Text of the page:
- Luxury Vintage Watches From Three Decades
Clockwise from top left: 1940 Patek Philippe 18K rose gold tank watch; 1990 Panerai Luminor; 1960 Patek Philippe 18K yellow gold chronograph.
- Steel and Gold Men's Vintage Watches
From left: 1990 Rolex stainless steel Turnograph; 1985 Patek Philippe 18K white gold chronograph; 1990 Panerai limited-edition 18K white gold "independent" model watch
While pocket watches and antique clocks have been collected for centuries, during much of the 20th century, the wristwatch seemed too “modern” to qualify as a collectible. That has changed.
“In 1970 there was no place to buy a vintage wristwatch,” remembers dealer George Aloi of Tempvs Fvgit in New York City.
Then watch technology changed. In the 1970s, inexpensive quartz and electronic movements all but wiped out mechanical production. Collectors started looking back to the golden age of the mechanical watch, and the vintage market was born.
The value of a vintage watch can start at just a few hundred dollars. Yet prices have topped $1 million, and in 2002, a platinum Patek Philippe “World Time” wristwatch from 1946 sold at an Antiquorum auction in Geneva for a record $4,026,524.
The Seven Factors for Watch Value
Unlike other antiques, older isn’t necessarily better with watches. Rather, the value of a vintage watch depends on seven key factors: maker or brand, rarity, material, bells and whistles (known as “complications”), condition, accessories and provenance.
Maker is the No. 1 determinant of value. While some watches by Cartier, Breguet, Vacheron Constantin and Audemars Piguet are highly collectible, “80 percent of collectors want a Patek Philippe or a Rolex,” says Julien Schaerer of Antiquorum, an international auction house specializing in vintage timepieces.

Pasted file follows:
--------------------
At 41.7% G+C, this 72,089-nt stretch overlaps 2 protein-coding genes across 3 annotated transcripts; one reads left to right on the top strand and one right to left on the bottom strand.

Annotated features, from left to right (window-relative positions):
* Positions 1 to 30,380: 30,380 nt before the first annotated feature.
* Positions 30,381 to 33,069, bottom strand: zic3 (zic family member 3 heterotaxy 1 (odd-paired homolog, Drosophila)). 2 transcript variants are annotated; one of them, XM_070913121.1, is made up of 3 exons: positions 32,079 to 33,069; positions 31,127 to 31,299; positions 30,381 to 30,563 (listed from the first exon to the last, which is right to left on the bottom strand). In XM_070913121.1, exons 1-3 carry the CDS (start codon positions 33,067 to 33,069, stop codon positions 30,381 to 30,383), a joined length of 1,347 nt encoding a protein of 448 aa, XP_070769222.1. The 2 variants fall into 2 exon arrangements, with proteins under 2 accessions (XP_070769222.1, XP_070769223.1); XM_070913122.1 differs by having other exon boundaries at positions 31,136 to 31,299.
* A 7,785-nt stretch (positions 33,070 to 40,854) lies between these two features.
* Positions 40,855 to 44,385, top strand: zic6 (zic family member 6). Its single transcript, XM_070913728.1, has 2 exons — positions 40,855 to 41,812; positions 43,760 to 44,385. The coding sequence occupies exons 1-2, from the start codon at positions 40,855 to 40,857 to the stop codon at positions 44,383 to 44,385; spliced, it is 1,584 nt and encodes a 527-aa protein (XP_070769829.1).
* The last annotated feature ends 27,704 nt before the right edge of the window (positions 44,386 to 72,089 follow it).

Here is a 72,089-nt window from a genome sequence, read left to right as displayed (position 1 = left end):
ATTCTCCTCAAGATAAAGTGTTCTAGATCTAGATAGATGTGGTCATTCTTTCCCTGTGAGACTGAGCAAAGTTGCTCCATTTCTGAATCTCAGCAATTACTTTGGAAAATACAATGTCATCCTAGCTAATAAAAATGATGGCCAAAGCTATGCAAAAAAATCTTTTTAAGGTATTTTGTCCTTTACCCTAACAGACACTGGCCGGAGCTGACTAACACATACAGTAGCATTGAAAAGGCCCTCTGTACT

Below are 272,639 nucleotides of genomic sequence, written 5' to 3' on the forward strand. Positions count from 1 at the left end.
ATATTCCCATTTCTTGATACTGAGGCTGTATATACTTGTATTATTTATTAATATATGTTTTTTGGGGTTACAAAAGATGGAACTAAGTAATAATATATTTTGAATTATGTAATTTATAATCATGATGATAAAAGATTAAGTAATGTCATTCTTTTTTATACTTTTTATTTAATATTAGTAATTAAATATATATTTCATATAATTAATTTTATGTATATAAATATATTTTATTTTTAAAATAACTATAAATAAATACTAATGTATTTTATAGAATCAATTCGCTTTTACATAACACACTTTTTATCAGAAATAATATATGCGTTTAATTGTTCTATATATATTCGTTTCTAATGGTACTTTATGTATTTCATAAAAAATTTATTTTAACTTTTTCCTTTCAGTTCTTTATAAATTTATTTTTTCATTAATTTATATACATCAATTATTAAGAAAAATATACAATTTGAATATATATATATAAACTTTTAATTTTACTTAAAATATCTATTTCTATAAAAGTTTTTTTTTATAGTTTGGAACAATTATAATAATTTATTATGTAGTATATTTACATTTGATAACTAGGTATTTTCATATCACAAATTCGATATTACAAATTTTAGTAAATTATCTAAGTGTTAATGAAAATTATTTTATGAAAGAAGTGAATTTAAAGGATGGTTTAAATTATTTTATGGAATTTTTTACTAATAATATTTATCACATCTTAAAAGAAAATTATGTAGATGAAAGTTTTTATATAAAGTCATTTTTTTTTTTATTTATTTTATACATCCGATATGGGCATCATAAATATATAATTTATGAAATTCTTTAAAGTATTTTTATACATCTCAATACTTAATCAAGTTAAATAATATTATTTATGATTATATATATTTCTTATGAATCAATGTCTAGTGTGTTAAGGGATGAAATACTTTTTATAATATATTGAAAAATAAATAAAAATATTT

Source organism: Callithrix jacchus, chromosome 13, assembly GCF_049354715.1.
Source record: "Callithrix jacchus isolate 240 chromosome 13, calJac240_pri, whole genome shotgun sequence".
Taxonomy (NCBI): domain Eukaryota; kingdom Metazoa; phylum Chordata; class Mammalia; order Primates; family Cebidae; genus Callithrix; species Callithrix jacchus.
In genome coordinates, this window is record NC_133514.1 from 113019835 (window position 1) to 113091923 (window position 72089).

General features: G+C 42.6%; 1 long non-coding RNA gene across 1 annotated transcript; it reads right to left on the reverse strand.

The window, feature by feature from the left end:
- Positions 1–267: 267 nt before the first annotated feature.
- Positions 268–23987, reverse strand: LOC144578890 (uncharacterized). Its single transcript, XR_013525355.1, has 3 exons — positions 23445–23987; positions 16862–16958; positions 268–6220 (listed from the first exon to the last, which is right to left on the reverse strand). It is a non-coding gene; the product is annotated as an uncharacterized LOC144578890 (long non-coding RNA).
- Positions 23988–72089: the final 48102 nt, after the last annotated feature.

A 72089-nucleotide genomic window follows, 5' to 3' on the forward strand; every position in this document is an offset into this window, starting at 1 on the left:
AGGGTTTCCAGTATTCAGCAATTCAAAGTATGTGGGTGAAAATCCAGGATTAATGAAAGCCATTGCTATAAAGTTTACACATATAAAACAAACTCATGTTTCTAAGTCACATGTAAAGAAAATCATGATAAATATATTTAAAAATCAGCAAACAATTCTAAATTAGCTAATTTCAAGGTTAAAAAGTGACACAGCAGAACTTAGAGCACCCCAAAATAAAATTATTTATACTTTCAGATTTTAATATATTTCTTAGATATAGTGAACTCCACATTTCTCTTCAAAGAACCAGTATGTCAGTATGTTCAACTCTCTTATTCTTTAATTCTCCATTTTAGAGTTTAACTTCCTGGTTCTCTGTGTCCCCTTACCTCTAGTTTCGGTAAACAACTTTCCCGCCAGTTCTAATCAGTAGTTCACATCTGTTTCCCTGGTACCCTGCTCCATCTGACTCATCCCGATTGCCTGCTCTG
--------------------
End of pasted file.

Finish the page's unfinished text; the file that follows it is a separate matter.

When it comes to materials, think white. “Generally, platinum trumps gold,” says Edward Faber of Aaron Faber Gallery, a New York vintage watch dealer. “In contemporary watches, white gold trumps pink gold, which trumps yellow gold, and, in vintage watches, because of its rarity, steel trumps them all.”
For example, a rare steel Patek Philippe “split chronograph” (a stopwatch that times two events), reference number 130, from the 1930s and 1940s originally sold for approximately $800. “Prices for watches of this caliiber are obtaining very strong results at auction,” says Aloi. “The sky is the limit it seems.”
With women’s vintage watches, style is everything, according to Faber; platinum and diamonds are the materials to seek.
Any complication, like a chronograph or moon phase calendar, adds value to a vintage watch.
One version of the Rolex “Daytona” watch, made in the 1970s to commemorate Rolex’s sponsorship of the Daytona races, has an optional snappy extra colored ring on the black and white dial and is known as the “Paul Newman.” Aloi of Tempvs Fvgit would place this watch in the $65,000 to $100,000 range in 2012, depending on the specific model (there are several different reference numbers) and if it includes the original papers. “This estimate range of course assumes that the watch is in excellent condition and that the dial can be verified as original,” he adds.
Aloi also notes you can look on the new watch market for potential rare gems. If you buy an “Edsel,” a modern watch no one else is buying, he says, it may increase in value. Fewer of them will be made, and one day they will be rare.
Condition can subtract from a watch’s value. Even small damage or repair can be a deal breaker.
“A watch with a restored or refreshed dial can lose up to 50 percent of its value,” says Schaerer. “The movement should be clean and in working order, and the case shouldn’t look worn and tired from over-polishing. But,” he cautions, “the watch should reflect its age. If it looks too good to be true, it probably is. There are a lot of fakes out there.”
Original instructions, the box, a bill of sale and the like can add as much as 30 percent to a watch’s value.
Remember, counsels Andrew Block of Tourneau, to keep your original box and papers when you buy a new luxury watch. Today’s purchase may be tomorrow’s vintage star.
A gold Patek Philippe watch from 1965 that sold at Christie’s in April of 2006 for a whopping $240,000 boasted a long list of complications, including a perpetual calendar, chronograph and phases of the moon, but it was its former owner that really made bidders go Looney Tunes: Mel Blanc, better known as the voice of Bugs Bunny and Porky Pig.